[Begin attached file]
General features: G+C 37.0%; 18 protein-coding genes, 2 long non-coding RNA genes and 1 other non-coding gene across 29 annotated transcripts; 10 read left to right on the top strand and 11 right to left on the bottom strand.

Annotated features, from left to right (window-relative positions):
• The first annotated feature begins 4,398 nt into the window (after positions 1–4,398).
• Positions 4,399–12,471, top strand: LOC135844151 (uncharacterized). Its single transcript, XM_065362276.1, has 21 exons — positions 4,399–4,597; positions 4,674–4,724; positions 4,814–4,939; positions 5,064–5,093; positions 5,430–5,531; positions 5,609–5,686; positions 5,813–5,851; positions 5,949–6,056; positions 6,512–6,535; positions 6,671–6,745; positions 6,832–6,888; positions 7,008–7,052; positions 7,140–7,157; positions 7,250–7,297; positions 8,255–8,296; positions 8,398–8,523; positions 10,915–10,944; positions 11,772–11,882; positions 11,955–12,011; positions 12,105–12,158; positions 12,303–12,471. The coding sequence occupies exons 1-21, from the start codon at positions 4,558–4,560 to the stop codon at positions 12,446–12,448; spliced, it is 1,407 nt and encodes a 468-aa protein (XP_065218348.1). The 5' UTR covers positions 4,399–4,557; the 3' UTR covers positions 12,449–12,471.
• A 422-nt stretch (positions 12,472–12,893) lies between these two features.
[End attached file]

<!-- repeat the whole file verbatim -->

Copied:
General features: G+C 37.0%; 18 protein-coding genes, 2 long non-coding RNA genes and 1 other non-coding gene across 29 annotated transcripts; 10 read left to right on the top strand and 11 right to left on the bottom strand.

Annotated features, from left to right (window-relative positions):
• The first annotated feature begins 4,398 nt into the window (after positions 1–4,398).
• Positions 4,399–12,471, top strand: LOC135844151 (uncharacterized). Its single transcript, XM_065362276.1, has 21 exons — positions 4,399–4,597; positions 4,674–4,724; positions 4,814–4,939; positions 5,064–5,093; positions 5,430–5,531; positions 5,609–5,686; positions 5,813–5,851; positions 5,949–6,056; positions 6,512–6,535; positions 6,671–6,745; positions 6,832–6,888; positions 7,008–7,052; positions 7,140–7,157; positions 7,250–7,297; positions 8,255–8,296; positions 8,398–8,523; positions 10,915–10,944; positions 11,772–11,882; positions 11,955–12,011; positions 12,105–12,158; positions 12,303–12,471. The coding sequence occupies exons 1-21, from the start codon at positions 4,558–4,560 to the stop codon at positions 12,446–12,448; spliced, it is 1,407 nt and encodes a 468-aa protein (XP_065218348.1). The 5' UTR covers positions 4,399–4,557; the 3' UTR covers positions 12,449–12,471.
• A 422-nt stretch (positions 12,472–12,893) lies between these two features.